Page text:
Weld locations are specified as part of production engineering design, as is the pressure for each weld and the shape, number and placement of tapes for each ply. Tailor-Gen is the software Dieffenbacher uses for its operator interface. “Imagine using Solidworks to design a laminate,” says Lasater. “You can predict run-time, material consumption and where each cut tape will be placed. It will also detect issues and reject the design, so that you’re not allowed to lay a bad course.”

From the ATL cell, the tailored blanks are taken to a drying oven that sits adjacent to the shuttle press consolidation area. Even though PEEK and LMPAEK have <1% moisture absorption, finished tailored blanks are dried as a precautionary step to make sure no moisture exists that could cause porosity in the consolidated laminate. The oven drying cycle is typically 8 hours at 135°C, but depends on the thickness, says Lasater. The blanks are layered into wire racks within a large cart, which, when wheeled into the oven, enables cross-flow to dry each laminate. During our tour, the cart had ATL blanks on bottom and already-consolidated sheets on top. “We have two drying steps: one before consolidation and one after water jet cutting, before we put the consolidated blanks into the forming cell,” says Sourkes.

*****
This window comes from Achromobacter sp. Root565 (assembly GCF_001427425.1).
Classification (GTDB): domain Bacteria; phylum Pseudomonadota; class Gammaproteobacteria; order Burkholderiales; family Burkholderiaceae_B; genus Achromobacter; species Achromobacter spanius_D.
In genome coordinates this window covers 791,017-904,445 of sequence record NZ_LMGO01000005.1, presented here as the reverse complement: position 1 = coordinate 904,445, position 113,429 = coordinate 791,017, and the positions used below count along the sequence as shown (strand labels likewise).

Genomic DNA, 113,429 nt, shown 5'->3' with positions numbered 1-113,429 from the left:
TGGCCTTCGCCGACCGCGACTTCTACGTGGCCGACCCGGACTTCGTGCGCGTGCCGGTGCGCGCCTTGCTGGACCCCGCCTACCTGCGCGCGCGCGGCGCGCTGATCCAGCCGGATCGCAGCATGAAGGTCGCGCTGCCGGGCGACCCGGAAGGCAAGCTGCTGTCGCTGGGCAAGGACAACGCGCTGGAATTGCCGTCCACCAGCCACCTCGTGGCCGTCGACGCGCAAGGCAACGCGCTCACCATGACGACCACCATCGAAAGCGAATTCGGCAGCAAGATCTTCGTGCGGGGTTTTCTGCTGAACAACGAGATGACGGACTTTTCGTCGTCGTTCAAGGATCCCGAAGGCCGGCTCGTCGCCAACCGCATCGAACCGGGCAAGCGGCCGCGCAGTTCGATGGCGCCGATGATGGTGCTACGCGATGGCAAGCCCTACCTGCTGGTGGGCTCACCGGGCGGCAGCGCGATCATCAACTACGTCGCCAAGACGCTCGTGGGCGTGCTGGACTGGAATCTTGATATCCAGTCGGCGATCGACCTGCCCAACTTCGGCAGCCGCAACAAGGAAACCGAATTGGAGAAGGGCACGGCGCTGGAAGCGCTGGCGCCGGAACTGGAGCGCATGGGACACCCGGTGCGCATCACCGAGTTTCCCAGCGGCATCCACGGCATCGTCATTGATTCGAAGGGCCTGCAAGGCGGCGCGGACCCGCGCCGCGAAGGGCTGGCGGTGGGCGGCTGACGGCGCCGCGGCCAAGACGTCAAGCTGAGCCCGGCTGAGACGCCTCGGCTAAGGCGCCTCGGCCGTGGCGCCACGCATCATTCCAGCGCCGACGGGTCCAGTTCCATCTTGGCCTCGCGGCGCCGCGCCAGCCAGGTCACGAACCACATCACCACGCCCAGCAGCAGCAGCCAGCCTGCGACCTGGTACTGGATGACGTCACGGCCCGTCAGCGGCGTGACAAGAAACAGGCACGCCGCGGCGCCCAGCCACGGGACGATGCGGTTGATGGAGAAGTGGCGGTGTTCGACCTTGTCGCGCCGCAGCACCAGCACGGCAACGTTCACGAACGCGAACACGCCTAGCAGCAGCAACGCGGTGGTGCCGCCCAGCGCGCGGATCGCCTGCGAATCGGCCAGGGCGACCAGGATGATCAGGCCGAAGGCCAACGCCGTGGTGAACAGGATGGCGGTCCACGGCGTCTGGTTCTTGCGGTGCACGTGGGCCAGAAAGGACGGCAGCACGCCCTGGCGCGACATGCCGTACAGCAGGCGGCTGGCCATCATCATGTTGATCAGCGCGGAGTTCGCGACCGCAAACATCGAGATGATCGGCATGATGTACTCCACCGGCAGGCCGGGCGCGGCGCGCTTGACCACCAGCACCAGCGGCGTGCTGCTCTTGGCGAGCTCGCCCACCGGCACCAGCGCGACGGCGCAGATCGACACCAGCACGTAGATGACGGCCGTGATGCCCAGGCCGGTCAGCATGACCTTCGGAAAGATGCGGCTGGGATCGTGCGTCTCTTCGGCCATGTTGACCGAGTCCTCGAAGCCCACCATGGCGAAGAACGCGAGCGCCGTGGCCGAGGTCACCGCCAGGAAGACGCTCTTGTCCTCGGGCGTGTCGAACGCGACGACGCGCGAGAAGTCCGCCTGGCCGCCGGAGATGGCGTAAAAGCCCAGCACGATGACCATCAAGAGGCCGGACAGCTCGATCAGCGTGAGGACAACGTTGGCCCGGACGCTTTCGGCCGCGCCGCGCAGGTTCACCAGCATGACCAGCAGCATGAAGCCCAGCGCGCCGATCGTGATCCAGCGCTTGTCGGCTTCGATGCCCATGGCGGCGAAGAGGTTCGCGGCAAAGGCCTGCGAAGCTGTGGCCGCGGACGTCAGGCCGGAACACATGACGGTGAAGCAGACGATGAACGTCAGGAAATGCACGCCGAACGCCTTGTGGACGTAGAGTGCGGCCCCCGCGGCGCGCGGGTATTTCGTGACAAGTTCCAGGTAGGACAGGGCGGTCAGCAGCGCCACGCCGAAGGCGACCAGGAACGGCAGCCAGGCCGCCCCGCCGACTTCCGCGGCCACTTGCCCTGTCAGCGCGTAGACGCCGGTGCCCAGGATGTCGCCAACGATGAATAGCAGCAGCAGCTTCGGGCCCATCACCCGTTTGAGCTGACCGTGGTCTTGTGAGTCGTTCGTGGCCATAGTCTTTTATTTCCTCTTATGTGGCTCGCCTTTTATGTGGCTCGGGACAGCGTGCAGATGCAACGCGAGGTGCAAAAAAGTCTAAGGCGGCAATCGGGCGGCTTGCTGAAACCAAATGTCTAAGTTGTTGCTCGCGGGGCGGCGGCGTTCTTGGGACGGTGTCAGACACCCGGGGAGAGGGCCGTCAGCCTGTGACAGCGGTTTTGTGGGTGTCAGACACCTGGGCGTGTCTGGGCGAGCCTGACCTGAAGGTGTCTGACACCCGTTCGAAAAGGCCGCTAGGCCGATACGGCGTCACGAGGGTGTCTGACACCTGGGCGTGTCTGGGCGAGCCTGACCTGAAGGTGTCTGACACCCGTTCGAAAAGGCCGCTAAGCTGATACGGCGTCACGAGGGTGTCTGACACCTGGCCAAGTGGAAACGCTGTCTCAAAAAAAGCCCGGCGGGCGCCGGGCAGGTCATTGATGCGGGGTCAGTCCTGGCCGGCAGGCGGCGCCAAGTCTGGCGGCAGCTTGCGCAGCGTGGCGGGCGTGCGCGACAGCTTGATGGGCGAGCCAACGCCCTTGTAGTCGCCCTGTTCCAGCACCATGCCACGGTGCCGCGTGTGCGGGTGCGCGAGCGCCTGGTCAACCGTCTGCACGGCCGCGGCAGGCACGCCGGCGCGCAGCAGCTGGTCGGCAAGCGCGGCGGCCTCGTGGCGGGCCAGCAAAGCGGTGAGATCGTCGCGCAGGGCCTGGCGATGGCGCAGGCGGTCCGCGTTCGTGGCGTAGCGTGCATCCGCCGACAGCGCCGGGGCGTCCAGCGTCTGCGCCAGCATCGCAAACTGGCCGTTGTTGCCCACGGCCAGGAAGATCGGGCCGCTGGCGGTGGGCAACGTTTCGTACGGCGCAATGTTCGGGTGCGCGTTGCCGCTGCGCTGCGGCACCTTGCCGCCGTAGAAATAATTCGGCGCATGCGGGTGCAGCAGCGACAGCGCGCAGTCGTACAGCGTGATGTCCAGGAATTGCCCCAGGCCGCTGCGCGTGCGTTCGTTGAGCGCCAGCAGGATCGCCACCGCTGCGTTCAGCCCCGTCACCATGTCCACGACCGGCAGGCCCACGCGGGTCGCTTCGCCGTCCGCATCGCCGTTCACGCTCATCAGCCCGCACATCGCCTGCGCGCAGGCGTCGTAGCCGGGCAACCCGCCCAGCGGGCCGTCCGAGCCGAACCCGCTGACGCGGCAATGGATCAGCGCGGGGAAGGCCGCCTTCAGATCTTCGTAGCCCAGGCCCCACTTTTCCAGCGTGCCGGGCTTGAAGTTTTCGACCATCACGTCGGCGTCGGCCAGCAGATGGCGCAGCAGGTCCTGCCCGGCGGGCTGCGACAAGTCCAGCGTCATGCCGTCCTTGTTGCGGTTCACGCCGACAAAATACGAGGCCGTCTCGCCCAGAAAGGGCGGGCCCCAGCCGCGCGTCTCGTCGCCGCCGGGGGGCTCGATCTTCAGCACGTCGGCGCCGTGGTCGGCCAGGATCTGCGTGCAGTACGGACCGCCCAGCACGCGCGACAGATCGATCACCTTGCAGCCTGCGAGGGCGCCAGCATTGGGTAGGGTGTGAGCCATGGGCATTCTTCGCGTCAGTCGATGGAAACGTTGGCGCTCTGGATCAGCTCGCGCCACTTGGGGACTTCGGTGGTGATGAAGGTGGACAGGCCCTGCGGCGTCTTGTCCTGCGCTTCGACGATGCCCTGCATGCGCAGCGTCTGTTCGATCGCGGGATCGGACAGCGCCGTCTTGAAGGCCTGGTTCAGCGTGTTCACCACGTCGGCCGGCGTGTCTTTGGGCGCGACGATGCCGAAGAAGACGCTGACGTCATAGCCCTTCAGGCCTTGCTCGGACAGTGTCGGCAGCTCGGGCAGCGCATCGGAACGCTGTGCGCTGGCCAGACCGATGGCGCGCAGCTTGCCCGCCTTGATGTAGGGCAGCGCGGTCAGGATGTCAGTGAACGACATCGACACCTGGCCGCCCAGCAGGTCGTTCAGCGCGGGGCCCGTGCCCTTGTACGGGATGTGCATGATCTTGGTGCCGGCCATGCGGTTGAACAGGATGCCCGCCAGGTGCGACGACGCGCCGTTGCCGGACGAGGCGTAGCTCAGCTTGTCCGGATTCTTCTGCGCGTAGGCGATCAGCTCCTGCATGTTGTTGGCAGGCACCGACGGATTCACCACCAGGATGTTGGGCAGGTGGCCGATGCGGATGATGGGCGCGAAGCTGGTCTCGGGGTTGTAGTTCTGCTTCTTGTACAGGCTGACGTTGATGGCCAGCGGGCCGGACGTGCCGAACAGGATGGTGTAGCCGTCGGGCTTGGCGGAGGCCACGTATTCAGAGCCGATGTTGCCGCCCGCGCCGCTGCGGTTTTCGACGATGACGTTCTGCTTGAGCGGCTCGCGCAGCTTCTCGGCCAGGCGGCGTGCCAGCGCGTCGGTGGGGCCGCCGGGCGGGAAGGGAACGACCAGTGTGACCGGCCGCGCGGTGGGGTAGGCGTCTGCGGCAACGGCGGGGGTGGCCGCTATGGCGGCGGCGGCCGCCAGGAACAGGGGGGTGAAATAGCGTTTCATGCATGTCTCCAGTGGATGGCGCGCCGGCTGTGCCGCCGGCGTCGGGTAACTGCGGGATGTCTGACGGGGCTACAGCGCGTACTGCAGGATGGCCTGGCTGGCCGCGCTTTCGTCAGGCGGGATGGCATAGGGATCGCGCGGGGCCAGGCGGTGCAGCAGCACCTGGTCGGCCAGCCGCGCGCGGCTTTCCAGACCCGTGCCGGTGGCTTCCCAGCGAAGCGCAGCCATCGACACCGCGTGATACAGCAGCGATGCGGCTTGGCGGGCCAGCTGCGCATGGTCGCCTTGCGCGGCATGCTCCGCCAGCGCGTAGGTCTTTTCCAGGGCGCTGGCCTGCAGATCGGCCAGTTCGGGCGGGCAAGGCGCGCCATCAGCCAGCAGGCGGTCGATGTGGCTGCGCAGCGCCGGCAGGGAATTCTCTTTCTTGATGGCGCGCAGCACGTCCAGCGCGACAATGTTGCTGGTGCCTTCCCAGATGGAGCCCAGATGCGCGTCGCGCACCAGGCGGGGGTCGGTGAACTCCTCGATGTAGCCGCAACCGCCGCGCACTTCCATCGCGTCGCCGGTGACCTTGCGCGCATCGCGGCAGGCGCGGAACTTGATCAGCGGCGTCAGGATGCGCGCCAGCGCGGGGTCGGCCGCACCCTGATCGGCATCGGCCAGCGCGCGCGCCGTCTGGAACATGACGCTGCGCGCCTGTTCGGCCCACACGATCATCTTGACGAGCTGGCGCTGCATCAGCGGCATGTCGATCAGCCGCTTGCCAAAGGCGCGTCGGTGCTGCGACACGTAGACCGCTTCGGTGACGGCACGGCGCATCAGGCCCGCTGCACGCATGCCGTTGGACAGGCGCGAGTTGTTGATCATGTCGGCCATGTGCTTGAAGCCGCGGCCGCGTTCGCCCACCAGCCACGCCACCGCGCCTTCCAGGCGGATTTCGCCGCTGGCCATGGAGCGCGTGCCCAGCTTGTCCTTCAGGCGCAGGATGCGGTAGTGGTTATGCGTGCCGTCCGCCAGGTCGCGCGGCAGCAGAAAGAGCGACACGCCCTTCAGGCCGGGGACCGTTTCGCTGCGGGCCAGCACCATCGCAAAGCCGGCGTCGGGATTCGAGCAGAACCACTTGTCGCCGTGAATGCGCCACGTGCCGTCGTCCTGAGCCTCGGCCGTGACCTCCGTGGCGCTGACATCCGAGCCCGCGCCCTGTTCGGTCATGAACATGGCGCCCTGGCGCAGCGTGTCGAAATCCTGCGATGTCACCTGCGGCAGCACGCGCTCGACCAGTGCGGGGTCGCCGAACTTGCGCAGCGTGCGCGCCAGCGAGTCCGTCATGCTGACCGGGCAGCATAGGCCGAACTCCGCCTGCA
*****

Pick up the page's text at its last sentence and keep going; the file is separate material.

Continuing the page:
Drying and consolidation ATL preforms are dried in an oven (middle) and then consolidated in the two-tower press (left). A consolidated laminate (right) inside a sheet metal transport tool is exiting the roller track and will be extracted using the robot with orange vacuum grippers. Photo Credit: Ginger Gardiner, CW